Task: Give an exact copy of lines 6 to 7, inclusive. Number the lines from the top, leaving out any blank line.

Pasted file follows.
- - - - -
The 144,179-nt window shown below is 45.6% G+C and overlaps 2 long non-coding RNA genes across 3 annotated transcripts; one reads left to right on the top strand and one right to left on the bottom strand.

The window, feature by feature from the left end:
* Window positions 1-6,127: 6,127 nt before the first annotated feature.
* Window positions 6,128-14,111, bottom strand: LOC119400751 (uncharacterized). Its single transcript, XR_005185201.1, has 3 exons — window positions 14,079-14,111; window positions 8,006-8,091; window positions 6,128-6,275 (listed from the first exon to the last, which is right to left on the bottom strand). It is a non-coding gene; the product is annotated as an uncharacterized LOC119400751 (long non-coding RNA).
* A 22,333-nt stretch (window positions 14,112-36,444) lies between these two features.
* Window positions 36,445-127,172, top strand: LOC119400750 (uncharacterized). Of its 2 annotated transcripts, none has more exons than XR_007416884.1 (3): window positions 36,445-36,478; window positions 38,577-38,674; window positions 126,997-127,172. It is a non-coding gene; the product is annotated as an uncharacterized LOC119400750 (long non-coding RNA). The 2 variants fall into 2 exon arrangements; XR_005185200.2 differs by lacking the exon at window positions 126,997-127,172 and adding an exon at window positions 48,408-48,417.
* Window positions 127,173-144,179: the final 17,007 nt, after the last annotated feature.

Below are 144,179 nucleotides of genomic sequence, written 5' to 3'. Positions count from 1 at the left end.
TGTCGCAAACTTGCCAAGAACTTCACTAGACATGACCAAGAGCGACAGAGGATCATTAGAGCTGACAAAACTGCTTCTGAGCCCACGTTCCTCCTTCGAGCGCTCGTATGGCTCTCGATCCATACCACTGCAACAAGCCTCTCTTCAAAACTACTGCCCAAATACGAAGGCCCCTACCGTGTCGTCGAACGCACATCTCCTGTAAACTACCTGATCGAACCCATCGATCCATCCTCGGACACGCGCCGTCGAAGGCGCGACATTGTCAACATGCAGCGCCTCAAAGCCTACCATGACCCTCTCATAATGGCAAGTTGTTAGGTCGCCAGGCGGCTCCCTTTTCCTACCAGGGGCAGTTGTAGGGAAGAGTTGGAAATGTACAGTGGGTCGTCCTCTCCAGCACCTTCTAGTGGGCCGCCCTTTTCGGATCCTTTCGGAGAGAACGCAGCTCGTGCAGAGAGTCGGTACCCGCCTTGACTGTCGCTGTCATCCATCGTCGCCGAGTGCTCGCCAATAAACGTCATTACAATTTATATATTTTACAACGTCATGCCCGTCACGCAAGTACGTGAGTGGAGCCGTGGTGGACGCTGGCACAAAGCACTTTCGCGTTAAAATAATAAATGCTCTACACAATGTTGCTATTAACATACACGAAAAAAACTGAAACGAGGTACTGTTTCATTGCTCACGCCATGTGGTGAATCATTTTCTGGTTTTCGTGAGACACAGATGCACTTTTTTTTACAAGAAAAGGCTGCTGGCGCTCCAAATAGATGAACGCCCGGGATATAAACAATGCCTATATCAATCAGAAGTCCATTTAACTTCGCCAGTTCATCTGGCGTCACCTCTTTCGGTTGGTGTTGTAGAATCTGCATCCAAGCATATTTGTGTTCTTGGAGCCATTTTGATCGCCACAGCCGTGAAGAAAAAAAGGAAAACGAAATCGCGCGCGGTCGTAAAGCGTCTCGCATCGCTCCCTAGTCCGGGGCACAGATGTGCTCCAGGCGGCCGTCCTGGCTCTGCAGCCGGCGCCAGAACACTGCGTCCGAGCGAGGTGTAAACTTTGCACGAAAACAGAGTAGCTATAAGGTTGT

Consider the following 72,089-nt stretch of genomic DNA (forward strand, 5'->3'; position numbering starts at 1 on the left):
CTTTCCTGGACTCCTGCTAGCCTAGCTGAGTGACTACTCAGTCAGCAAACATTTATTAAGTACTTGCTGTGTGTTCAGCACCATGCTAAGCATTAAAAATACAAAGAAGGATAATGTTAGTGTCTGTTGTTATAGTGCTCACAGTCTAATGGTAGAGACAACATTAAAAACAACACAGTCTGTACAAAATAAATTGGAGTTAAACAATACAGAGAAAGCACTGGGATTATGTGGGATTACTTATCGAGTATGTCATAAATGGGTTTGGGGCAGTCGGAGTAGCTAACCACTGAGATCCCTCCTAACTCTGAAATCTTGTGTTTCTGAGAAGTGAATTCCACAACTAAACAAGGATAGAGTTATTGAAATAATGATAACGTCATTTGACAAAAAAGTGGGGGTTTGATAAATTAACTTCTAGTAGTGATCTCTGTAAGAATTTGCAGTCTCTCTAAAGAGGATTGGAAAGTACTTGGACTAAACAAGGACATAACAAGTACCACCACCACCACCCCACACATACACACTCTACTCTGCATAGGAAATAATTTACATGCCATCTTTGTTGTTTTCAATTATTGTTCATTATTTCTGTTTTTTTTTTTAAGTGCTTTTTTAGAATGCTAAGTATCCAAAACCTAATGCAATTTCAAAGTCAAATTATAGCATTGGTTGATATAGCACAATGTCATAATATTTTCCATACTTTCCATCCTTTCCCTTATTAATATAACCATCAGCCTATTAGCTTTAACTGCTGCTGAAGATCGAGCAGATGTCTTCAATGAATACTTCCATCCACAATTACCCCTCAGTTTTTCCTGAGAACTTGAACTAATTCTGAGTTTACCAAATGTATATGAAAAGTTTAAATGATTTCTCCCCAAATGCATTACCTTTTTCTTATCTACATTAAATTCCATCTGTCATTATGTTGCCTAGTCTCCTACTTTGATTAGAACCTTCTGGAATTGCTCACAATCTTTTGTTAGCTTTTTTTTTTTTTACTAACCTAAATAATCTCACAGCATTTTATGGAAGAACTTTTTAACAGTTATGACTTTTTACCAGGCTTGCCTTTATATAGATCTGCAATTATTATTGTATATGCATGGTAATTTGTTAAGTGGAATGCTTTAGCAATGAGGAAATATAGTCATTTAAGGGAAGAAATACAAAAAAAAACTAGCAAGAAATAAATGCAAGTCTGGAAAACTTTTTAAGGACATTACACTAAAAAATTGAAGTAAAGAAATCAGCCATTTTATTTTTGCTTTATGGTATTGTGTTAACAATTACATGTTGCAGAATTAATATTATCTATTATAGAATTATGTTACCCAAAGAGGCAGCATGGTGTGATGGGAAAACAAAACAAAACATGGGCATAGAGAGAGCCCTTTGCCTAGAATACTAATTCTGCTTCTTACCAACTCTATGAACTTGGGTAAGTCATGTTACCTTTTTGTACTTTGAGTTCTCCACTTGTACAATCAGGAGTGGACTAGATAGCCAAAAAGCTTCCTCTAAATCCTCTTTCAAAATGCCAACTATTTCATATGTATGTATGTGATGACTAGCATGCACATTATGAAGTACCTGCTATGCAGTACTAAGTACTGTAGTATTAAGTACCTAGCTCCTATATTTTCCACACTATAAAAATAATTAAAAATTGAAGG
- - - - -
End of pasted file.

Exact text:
* Window positions 36,445-127,172, top strand: LOC119400750 (uncharacterized). Of its 2 annotated transcripts, none has more exons than XR_007416884.1 (3): window positions 36,445-36,478; window positions 38,577-38,674; window positions 126,997-127,172. It is a non-coding gene; the product is annotated as an uncharacterized LOC119400750 (long non-coding RNA). The 2 variants fall into 2 exon arrangements; XR_005185200.2 differs by lacking the exon at window positions 126,997-127,172 and adding an exon at window positions 48,408-48,417.
* Window positions 127,173-144,179: the final 17,007 nt, after the last annotated feature.